Norfolk fifth-graders ‘light up’ during review on electricity

In the Virginia 4-H In-School Electricity Curriculum, students are given hands-on opportunities to manipulate batteries, magnets, bulbs, switches in order to discover the properties of electricity.

In the Virginia 4-H In-School Electricity Curriculum, students are given hands-on opportunities to manipulate batteries, magnets, bulbs, switches in order to discover the properties of electricity.

In Norfolk elementary schools, students take Standards of Learning exams on electricity concepts a year after they learn about electricity. But the Virginia 4-H In-School Electricity Curriculum, provided by Virginia Cooperative Extension, offers a hands-on refresher before the SOLs — much to the delight of students and teachers alike.

By the end of the daylong session in one classroom, a student was using her necklace in place of a wire to light a circuit.

“This program accomplishes two main things: It brings out students’ creativity while engaging material they already know, and it relieves some pressure on teachers to cover material they may not be familiar with,” said 4-H youth development agent project lead Greg Costanza.

Typically, students in Norfolk elementary schools are taught the SOL curriculum on electricity in late fall of their fourth-grade year, but they take the test in fifth grade. Teachers and principals have expressed concerns with the gap, especially considering many fifth-grade teachers have not taught fourth grade and have little experience with the content.

The 4-H electricity curriculum has been implemented in several schools throughout Norfolk. During the session, students are given an opportunity to manipulate batteries, magnets, bulbs, switches, and electromagnets — equipment that many schools do not have on hand — to discover the properties of electricity.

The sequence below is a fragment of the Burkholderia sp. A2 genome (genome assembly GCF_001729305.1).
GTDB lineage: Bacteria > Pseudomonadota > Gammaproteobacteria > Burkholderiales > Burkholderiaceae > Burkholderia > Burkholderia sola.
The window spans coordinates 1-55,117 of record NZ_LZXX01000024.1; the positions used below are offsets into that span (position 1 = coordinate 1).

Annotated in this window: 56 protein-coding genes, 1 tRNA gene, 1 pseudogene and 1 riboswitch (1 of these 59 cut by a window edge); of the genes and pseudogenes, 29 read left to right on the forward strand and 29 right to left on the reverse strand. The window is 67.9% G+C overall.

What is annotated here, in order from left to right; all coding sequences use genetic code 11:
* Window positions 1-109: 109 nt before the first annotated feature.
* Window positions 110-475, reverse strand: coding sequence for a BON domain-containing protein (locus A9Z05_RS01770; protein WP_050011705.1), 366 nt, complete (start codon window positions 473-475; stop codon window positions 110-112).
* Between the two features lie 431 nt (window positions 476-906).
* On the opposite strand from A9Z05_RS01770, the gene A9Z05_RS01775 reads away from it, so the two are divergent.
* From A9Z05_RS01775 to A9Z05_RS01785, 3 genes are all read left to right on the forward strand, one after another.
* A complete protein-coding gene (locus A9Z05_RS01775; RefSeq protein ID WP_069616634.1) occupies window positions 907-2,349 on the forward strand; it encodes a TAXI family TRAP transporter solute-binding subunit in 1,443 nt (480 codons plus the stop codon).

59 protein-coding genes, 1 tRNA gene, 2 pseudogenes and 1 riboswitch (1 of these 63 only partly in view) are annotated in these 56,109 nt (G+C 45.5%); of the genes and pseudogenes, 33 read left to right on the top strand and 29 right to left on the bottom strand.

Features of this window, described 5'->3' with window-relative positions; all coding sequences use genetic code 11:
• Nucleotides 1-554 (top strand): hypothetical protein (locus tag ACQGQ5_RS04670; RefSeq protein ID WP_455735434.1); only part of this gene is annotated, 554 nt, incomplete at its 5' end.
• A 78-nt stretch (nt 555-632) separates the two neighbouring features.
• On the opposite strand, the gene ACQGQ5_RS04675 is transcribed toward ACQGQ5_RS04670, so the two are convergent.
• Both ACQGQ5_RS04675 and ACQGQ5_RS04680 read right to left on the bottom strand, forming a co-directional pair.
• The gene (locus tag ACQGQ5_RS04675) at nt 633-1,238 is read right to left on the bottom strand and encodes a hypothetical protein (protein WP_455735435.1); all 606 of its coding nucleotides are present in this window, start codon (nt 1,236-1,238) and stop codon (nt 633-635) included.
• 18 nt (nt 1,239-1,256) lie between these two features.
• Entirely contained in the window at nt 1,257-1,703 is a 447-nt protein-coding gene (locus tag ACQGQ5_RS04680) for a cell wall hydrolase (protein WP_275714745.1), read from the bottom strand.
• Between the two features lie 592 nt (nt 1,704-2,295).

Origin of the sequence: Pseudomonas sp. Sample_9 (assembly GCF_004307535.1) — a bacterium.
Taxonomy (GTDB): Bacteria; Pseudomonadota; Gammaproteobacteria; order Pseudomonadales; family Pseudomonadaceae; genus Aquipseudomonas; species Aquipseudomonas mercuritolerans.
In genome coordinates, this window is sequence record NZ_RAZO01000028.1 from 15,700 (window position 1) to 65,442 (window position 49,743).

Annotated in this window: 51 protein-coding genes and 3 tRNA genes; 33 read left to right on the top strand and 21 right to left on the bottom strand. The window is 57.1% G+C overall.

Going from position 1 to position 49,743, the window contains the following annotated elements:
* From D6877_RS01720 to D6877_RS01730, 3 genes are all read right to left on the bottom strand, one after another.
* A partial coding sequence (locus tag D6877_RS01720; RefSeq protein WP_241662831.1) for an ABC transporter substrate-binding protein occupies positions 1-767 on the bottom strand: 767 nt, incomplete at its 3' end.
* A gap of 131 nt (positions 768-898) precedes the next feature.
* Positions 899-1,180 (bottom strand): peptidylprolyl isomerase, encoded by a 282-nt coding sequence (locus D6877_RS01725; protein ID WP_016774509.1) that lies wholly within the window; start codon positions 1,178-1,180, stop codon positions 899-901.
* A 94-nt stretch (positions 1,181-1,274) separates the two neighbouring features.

After a quick demonstration using an energy ball to show how circuits work, students were given a bulb, a wire, and a battery and were asked to make the bulb light up. Eventually students were able to figure out how to accomplish the task, but they could not move on to the next task until everyone in the group had completed the first. This allowed students to work collaboratively while also trying to independently create series and parallel circuits.

In total, 135 fifth-grade students participated in this electricity review. Teachers commented that the lessons were extremely valuable in providing a boost to the students’ SOL scores on the concepts of electricity. The students also reacted positively, with 85 percent stating on a review that they enjoyed working with electricity.

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